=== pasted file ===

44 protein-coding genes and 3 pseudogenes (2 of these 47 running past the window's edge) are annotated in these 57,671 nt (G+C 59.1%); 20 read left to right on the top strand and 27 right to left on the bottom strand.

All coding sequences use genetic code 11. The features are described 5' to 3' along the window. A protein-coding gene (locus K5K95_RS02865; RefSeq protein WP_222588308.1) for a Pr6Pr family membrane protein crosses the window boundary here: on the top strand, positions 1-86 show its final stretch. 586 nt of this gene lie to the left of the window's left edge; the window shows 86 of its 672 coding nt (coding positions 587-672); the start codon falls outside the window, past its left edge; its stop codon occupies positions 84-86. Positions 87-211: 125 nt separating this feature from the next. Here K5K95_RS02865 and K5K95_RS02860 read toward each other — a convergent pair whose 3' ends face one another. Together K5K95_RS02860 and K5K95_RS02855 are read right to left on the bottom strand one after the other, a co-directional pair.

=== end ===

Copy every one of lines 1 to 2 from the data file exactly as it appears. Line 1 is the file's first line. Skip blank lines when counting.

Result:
44 protein-coding genes and 3 pseudogenes (2 of these 47 running past the window's edge) are annotated in these 57,671 nt (G+C 59.1%); 20 read left to right on the top strand and 27 right to left on the bottom strand.

All coding sequences use genetic code 11. The features are described 5' to 3' along the window. A protein-coding gene (locus K5K95_RS02865; RefSeq protein WP_222588308.1) for a Pr6Pr family membrane protein crosses the window boundary here: on the top strand, positions 1-86 show its final stretch. 586 nt of this gene lie to the left of the window's left edge; the window shows 86 of its 672 coding nt (coding positions 587-672); the start codon falls outside the window, past its left edge; its stop codon occupies positions 84-86. Positions 87-211: 125 nt separating this feature from the next. Here K5K95_RS02865 and K5K95_RS02860 read toward each other — a convergent pair whose 3' ends face one another. Together K5K95_RS02860 and K5K95_RS02855 are read right to left on the bottom strand one after the other, a co-directional pair.